@RogerLindsjö But for something like 0.625 which is not infinite long in binary, why put 0.101000000000000000...0001001 for it? –  Xi Duan Jan 7 '12 at 16:16
1  
@XiDuan 0.625 would be fine, but you since 0.1 can not be represented you are doing 6 * approx 0.1 + 2 * approx 0.01 + 5 * approx 0.001. Those approx keep adding up... –  Roger Lindsjö Jan 7 '12 at 16:27
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3 Answers

up vote 1 down vote accepted

Well, actually the first isn't exact either, if we print the result out with more precision we get

0.62500000000000011102

and, printing the intermediate results to full precision

Prelude Text.FShow.RealFloat> mapM_ print $ scanl (+) (FD 0) $ zipWith (*) (iterate (*0.1) 0.1) [6,2,5]
0.0
0.600000000000000088817841970012523233890533447265625
0.62000000000000010658141036401502788066864013671875
0.62500000000000011102230246251565404236316680908203125

To get the most accurate result possible, you have to employ a more complicated algorithm, for example parse the string as a rational number and convert from that.

A quick partial solution is to parse the fractional part to yield numerator / (10^k),

double denominator = 1.0;
uint64_t numerator = 0;
for(i = f0; i < len; ++i) {  // f0 index of first digit after decimal point
    numerator = 10*numerator + (str[i] - '0');
    denominator *= 10;
}
double fractional_part = numerator / denominator;

powers of 10 (with nonnegative exponent) can be represented exactly as doubles for a while (for exponents <= 22, assuming 64-bit IEEE754 doubles) and the numerator can be represented exactly too, if the fractional part is not too long. Then you have only one point where an inexact result occurs due to necessary rounding, the final division, and the result is (supposed to be) the closest representable number to the exact mathematical result. (A further point of inexactness is the addition of the fractional part to the integral part.)

The above will produce good results for input with not too big integral part and short enough fractional parts, but it will be very wrong for long fractional parts.

The correct parsing and displaying of floating point numbers is a complicated business.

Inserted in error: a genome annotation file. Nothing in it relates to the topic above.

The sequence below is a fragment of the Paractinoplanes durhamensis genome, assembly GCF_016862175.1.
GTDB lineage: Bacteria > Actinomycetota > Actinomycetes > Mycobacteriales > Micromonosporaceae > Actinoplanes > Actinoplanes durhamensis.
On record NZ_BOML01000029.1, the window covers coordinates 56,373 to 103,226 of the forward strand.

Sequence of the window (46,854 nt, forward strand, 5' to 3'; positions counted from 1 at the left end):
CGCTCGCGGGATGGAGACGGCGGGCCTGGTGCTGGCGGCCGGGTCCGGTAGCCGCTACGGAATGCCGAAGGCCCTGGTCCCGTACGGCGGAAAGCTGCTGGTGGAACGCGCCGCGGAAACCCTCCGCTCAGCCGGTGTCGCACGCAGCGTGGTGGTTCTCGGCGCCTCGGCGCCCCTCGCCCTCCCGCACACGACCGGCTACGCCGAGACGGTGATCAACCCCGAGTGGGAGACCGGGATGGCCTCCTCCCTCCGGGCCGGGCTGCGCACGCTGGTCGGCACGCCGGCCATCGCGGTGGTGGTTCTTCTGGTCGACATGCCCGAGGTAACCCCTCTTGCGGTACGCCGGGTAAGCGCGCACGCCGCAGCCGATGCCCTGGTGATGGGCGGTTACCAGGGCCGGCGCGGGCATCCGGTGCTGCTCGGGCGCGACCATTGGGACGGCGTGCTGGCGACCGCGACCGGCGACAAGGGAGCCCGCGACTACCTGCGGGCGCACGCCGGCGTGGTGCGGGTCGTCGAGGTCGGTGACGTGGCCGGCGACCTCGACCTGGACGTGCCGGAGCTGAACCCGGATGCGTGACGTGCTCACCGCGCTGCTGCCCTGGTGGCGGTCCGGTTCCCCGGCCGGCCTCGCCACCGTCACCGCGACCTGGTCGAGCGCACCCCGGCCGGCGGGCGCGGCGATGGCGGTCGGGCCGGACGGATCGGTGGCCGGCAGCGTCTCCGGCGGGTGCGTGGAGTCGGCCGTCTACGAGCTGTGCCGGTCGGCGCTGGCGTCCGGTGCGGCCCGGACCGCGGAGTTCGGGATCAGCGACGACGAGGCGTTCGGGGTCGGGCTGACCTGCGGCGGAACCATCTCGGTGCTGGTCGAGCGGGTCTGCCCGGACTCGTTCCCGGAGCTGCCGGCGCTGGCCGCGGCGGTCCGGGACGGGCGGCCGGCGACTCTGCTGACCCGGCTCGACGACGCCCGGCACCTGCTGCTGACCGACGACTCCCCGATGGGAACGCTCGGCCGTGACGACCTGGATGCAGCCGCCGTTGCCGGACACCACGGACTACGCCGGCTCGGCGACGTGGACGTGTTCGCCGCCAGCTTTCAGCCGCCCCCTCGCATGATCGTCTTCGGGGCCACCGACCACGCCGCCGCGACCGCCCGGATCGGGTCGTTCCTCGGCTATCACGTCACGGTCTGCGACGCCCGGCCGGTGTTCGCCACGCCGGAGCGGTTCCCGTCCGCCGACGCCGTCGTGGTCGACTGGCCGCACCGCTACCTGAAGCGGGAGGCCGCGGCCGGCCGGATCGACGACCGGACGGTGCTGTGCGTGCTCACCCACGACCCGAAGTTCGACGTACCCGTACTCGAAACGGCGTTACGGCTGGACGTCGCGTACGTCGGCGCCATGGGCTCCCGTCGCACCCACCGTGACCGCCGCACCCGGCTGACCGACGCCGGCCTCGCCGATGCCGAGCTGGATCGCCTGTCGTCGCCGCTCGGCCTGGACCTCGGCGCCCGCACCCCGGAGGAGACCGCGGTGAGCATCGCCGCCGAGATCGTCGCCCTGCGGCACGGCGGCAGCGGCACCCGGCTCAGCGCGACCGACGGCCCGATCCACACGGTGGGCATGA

share|improve this answer
    
But take 0.625 for example, it is not a decimal fraction whose binary form is infinite long... it can be represented by 0.101 in binary. There is no reason to append such a tiny tail after it. Since it can be represented (in binary form) in a finite way, why it would become like this? –  Xi Duan Jan 7 '12 at 16:10
    
It's a result of the algorithm. Since 0.1 cannot be exactly represented, multiplying by 0.1 introduces approximation errors, and they accumulate. –  Daniel Fischer Jan 7 '12 at 16:32
    
Got it! Thanks a lot! –  Xi Duan Jan 7 '12 at 16:55
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You need to set the precision to be able to output float and doubles up to precision of your choice:
Try using setprecision().

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Thanks Als for providing one of the solution, but I still dont understand the reason that causes the problem. See, atof() works well, what kind of magic in it? –  Xi Duan Jan 7 '12 at 15:26
    
All depends on what internal floating point types are used, and the actual number that it is trying to represent. Use a different compiler or possibly even a different processor, you'll get a slightly different result. Rule one never directly compare two floating points, they are not accurate in laymen's terms they are an approximation. –  Tony Hopkinson Jan 7 '12 at 15:39
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It is not strange at all: double is a binary floating-point representation.

That means it will not be able to model some decimal numbers properly.

If this doesn't make sense to you, please read this.

If you intend to model decimals, you may want to try decimal floating-point representation.

So, if have access to a C++11 compiler, like gcc 4.6.1, you can use std::decimal::decimal64 to accurately represent decimals. If not, you can use this lib.

share|improve this answer
    
Understood, I haven't noticed the decimal 0.1, which cannot be represented exactly in binary. Thanks anyway! –  Xi Duan Jan 7 '12 at 16:54